10 Ways to Help Your Restaurant Pass a Health Inspection

Posted by W.D. Colledge on Apr 15, 2020 7:45:00 AM

10 Ways to Help Your Restaurant Pass a Health Inspection

Being prepared for a health inspection is one of the most important things you can do to help your restaurant succeed. Since you never know when you'll be inspected, it makes sense to be ready for a potential inspection every day.

According to a 2012 report by the Conference Board of Canada, about half of all foodborne illness cases in the country come from restaurants. By keeping your kitchen inspection-ready, you can build trust with your customers while protecting them from these unwanted -- and preventable -- effects.

Food allergies are another potential issue in restaurant kitchens, and food safety also means protecting customers with food allergies. According to Health Canada, up to six percent of young children and three to four percent of adults in Western countries have some type of food allergy. The same methods that help you prevent foodborne illness will make it easier for you to keep allergens away from safe foods and safely serve customers with allergies.

Having the right tools, from rapid cooling devices to quality thermometers to efficient labeling systems, can help you pass your next inspection with flying colors. Here are 10 ways you can practice safe food preparation every day and be ready whenever you're inspected:

  1. Cool food rapidly: Use the right tools to cool hot food quickly before storing it. A chiller device that cools from the inside can help with large batches of hot food. Putting hot food directly into a refrigerator can raise the temperature of the entire fridge, making all stored food potentially unsafe.
  2. Protect food from contamination: Having a ready supply of clean cutting boards helps protect against cross-contamination. Using color-coded cutting boards for different food groups and keeping them safely stored will help reduce risk.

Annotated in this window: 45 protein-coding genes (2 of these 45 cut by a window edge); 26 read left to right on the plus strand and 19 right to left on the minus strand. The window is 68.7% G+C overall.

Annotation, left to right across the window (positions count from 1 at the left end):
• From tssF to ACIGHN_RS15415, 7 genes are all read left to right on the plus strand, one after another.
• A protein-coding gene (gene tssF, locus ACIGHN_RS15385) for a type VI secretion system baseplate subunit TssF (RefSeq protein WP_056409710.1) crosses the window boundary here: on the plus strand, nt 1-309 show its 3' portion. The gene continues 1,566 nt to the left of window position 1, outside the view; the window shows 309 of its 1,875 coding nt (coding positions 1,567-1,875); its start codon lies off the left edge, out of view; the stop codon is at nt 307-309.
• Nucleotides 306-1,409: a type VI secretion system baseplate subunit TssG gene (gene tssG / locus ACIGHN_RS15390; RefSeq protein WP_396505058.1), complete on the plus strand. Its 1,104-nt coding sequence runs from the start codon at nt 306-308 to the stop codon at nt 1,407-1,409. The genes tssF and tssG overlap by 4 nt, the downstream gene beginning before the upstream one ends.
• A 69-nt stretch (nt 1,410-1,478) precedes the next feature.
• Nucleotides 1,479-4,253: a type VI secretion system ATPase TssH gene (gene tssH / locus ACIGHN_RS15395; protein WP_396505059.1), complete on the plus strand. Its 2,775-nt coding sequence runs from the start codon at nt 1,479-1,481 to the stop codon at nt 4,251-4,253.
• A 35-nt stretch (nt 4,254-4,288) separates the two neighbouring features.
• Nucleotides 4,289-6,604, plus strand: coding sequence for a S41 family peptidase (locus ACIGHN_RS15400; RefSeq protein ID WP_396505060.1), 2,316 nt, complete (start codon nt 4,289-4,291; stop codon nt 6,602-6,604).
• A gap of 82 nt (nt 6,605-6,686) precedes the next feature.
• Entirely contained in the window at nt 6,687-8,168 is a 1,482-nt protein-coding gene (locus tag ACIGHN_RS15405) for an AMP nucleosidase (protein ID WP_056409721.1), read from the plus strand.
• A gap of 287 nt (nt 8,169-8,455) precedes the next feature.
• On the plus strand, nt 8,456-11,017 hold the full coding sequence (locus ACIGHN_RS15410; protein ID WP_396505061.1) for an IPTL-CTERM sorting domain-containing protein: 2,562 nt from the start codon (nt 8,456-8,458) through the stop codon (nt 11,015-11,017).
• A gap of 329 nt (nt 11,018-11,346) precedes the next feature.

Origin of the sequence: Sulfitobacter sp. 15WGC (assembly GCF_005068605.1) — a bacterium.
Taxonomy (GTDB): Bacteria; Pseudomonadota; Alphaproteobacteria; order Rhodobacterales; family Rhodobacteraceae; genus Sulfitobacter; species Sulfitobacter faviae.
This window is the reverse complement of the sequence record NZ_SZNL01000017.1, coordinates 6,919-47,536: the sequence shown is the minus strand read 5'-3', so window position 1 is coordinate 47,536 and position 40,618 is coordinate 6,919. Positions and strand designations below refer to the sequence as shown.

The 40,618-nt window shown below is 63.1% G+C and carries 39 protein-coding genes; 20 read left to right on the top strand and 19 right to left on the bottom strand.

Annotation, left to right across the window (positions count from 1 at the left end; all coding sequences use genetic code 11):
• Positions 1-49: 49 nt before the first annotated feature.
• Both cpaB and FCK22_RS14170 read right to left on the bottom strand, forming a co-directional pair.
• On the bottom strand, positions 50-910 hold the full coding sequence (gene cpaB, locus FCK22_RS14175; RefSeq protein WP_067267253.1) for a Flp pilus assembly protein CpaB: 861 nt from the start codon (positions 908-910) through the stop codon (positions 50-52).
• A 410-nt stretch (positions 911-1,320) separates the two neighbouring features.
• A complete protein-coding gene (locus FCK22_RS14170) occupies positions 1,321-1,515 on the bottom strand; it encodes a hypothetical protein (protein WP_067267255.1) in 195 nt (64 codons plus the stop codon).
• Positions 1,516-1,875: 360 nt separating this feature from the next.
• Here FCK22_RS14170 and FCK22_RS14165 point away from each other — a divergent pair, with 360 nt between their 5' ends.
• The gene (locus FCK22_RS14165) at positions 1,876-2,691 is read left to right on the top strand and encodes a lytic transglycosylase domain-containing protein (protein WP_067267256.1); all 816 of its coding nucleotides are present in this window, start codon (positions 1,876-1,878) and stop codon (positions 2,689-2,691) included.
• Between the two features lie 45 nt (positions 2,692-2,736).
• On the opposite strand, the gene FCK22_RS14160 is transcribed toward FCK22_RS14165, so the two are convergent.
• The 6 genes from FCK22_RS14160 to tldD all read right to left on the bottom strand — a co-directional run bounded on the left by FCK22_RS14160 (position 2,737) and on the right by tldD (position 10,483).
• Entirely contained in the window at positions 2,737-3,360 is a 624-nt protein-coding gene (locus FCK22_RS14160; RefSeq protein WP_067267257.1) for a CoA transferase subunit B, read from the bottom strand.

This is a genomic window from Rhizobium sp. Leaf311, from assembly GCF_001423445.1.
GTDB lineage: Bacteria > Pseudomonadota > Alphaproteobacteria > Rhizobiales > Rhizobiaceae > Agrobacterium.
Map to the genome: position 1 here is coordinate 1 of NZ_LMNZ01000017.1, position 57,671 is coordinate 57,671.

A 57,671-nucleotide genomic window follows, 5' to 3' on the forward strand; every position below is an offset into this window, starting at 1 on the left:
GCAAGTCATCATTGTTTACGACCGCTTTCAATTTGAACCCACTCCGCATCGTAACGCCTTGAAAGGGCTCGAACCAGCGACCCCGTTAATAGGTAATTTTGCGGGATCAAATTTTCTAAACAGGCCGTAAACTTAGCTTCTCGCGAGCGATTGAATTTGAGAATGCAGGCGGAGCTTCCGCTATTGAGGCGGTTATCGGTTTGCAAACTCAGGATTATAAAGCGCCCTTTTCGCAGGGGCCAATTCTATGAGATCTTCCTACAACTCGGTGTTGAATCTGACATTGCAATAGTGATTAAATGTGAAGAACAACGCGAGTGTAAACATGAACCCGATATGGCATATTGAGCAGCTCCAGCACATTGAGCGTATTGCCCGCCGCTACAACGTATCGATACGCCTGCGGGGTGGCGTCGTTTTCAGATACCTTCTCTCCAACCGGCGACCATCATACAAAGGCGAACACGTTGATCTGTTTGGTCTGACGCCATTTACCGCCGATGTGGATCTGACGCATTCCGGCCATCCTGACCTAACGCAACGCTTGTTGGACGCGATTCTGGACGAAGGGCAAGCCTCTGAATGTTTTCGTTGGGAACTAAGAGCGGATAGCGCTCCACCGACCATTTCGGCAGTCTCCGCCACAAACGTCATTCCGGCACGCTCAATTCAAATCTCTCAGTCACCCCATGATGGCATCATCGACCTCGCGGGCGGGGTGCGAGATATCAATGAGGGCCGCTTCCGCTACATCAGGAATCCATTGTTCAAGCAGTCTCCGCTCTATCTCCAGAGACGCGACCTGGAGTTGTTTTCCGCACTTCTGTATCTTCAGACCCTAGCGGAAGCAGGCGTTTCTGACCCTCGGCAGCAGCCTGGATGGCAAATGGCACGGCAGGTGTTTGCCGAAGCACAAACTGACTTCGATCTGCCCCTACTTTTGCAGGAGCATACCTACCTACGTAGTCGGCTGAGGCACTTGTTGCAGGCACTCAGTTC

3. Keep food contact surfaces clean: Use cleaning or sanitizing solutions to wash food contact surfaces after potential contamination. Make sure you have your solutions clearly labeled and always available whenever you need to clean a surface.
  4. Sanitize the right way: Use a thermometer and a test kit to make sure your sanitizing solution is at the right temperature and concentration.
  5. Clean and store utensils correctly: Make sure your utensils, especially knives, are stored in a way that protects them from contamination. A protected case can help keep utensils safe.
  6. Hand washing: Have soap and drying devices readily available for employees to wash their hands. Touchless dispensers are the most sanitary option.
  7. Date all stored food: Use an organized labeling system to keep stored food correctly marked, and make sure you practice First In, First Out. Color-coded labels for the days of the week can help with organization, and make sure to keep a pen handy to write the exact date.
  8. Food storage: Containers with tight-fitting lids keep food protected and fresh. You might be tempted to use aluminum foil or plastic wrap, but sturdy lids are much less likely to fall off in storage and will keep stored food fresher.
  9. Ice storage: Use containers with tight covers to store and transport ice.
  10. Prevent injuries: Besides being harmful to employees, cuts and burns can increase the likelihood that they will transmit disease. Help your employees stay safe with oven mitts and gloves, and make sure they cover any wounds before working with food.

San Jamar, an industry leader in kitchen safety tools and equipment, has put out a helpful guide for restaurant food safety. To keep your kitchen in tip-top shape, you can also check out their Do's and Dont's of Foodservice to learn more about the basic food safety processes your operation should consider.

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Topics: San Jamar, food safety